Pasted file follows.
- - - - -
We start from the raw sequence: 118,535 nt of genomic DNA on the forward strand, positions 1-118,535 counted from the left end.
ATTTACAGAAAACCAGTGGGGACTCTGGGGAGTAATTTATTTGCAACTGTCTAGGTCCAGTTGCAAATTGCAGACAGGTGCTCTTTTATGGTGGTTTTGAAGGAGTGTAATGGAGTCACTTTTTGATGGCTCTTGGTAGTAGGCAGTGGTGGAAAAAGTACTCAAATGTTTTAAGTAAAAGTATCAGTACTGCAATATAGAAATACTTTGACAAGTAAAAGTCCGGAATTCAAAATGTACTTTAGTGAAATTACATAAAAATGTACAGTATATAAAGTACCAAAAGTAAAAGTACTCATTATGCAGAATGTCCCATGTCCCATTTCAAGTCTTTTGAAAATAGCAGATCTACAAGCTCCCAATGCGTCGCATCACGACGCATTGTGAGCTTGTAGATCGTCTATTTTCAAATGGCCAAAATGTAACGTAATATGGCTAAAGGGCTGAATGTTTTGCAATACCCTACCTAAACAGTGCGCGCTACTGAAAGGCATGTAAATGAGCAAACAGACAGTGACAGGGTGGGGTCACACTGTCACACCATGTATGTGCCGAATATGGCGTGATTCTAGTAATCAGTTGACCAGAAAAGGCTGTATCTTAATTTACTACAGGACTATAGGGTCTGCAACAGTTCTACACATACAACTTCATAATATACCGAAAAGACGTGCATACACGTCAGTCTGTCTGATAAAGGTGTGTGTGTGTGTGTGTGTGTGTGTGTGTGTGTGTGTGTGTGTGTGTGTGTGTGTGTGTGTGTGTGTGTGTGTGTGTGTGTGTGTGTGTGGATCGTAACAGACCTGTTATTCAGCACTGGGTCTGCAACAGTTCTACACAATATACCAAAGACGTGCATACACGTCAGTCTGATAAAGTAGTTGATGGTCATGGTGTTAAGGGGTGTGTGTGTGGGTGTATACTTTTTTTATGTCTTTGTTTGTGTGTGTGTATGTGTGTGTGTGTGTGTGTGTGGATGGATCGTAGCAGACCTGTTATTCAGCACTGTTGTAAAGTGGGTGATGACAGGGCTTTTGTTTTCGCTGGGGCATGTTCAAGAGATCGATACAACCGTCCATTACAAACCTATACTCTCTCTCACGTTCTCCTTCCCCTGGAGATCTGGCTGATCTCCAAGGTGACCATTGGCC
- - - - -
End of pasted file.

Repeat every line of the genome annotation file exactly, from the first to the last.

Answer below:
We start from the raw sequence: 118,535 nt of genomic DNA on the forward strand, positions 1-118,535 counted from the left end.
ATTTACAGAAAACCAGTGGGGACTCTGGGGAGTAATTTATTTGCAACTGTCTAGGTCCAGTTGCAAATTGCAGACAGGTGCTCTTTTATGGTGGTTTTGAAGGAGTGTAATGGAGTCACTTTTTGATGGCTCTTGGTAGTAGGCAGTGGTGGAAAAAGTACTCAAATGTTTTAAGTAAAAGTATCAGTACTGCAATATAGAAATACTTTGACAAGTAAAAGTCCGGAATTCAAAATGTACTTTAGTGAAATTACATAAAAATGTACAGTATATAAAGTACCAAAAGTAAAAGTACTCATTATGCAGAATGTCCCATGTCCCATTTCAAGTCTTTTGAAAATAGCAGATCTACAAGCTCCCAATGCGTCGCATCACGACGCATTGTGAGCTTGTAGATCGTCTATTTTCAAATGGCCAAAATGTAACGTAATATGGCTAAAGGGCTGAATGTTTTGCAATACCCTACCTAAACAGTGCGCGCTACTGAAAGGCATGTAAATGAGCAAACAGACAGTGACAGGGTGGGGTCACACTGTCACACCATGTATGTGCCGAATATGGCGTGATTCTAGTAATCAGTTGACCAGAAAAGGCTGTATCTTAATTTACTACAGGACTATAGGGTCTGCAACAGTTCTACACATACAACTTCATAATATACCGAAAAGACGTGCATACACGTCAGTCTGTCTGATAAAGGTGTGTGTGTGTGTGTGTGTGTGTGTGTGTGTGTGTGTGTGTGTGTGTGTGTGTGTGTGTGTGTGTGTGTGTGTGTGTGTGTGTGTGTGTGGATCGTAACAGACCTGTTATTCAGCACTGGGTCTGCAACAGTTCTACACAATATACCAAAGACGTGCATACACGTCAGTCTGATAAAGTAGTTGATGGTCATGGTGTTAAGGGGTGTGTGTGTGGGTGTATACTTTTTTTATGTCTTTGTTTGTGTGTGTGTATGTGTGTGTGTGTGTGTGTGTGGATGGATCGTAGCAGACCTGTTATTCAGCACTGTTGTAAAGTGGGTGATGACAGGGCTTTTGTTTTCGCTGGGGCATGTTCAAGAGATCGATACAACCGTCCATTACAAACCTATACTCTCTCTCACGTTCTCCTTCCCCTGGAGATCTGGCTGATCTCCAAGGTGACCATTGGCC